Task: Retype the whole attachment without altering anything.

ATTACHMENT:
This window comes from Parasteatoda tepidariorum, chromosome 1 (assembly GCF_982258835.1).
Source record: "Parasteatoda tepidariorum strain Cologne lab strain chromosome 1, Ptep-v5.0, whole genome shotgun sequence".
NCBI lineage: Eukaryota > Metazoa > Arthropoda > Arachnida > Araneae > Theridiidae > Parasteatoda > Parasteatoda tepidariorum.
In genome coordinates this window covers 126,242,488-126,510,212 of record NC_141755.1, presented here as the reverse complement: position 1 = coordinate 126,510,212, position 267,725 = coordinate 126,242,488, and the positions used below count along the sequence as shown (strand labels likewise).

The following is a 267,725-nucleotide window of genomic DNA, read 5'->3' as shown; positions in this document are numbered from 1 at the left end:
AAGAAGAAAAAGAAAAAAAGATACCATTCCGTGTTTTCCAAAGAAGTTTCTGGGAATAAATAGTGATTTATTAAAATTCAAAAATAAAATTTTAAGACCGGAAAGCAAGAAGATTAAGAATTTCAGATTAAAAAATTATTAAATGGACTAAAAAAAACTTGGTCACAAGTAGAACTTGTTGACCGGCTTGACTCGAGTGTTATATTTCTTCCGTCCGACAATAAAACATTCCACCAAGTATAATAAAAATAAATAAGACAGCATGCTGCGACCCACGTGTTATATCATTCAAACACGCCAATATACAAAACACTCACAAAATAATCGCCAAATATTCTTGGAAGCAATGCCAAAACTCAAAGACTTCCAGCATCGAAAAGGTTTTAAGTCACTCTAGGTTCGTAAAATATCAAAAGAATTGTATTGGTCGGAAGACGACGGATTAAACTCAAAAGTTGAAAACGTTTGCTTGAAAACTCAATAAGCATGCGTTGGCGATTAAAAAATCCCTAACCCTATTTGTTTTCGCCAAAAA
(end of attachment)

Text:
This window comes from Parasteatoda tepidariorum, chromosome 1 (assembly GCF_982258835.1).
Source record: "Parasteatoda tepidariorum strain Cologne lab strain chromosome 1, Ptep-v5.0, whole genome shotgun sequence".
NCBI lineage: Eukaryota > Metazoa > Arthropoda > Arachnida > Araneae > Theridiidae > Parasteatoda > Parasteatoda tepidariorum.
In genome coordinates this window covers 126,242,488-126,510,212 of record NC_141755.1, presented here as the reverse complement: position 1 = coordinate 126,510,212, position 267,725 = coordinate 126,242,488, and the positions used below count along the sequence as shown (strand labels likewise).

The following is a 267,725-nucleotide window of genomic DNA, read 5'->3' as shown; positions in this document are numbered from 1 at the left end:
AAGAAGAAAAAGAAAAAAAGATACCATTCCGTGTTTTCCAAAGAAGTTTCTGGGAATAAATAGTGATTTATTAAAATTCAAAAATAAAATTTTAAGACCGGAAAGCAAGAAGATTAAGAATTTCAGATTAAAAAATTATTAAATGGACTAAAAAAAACTTGGTCACAAGTAGAACTTGTTGACCGGCTTGACTCGAGTGTTATATTTCTTCCGTCCGACAATAAAACATTCCACCAAGTATAATAAAAATAAATAAGACAGCATGCTGCGACCCACGTGTTATATCATTCAAACACGCCAATATACAAAACACTCACAAAATAATCGCCAAATATTCTTGGAAGCAATGCCAAAACTCAAAGACTTCCAGCATCGAAAAGGTTTTAAGTCACTCTAGGTTCGTAAAATATCAAAAGAATTGTATTGGTCGGAAGACGACGGATTAAACTCAAAAGTTGAAAACGTTTGCTTGAAAACTCAATAAGCATGCGTTGGCGATTAAAAAATCCCTAACCCTATTTGTTTTCGCCAAAAA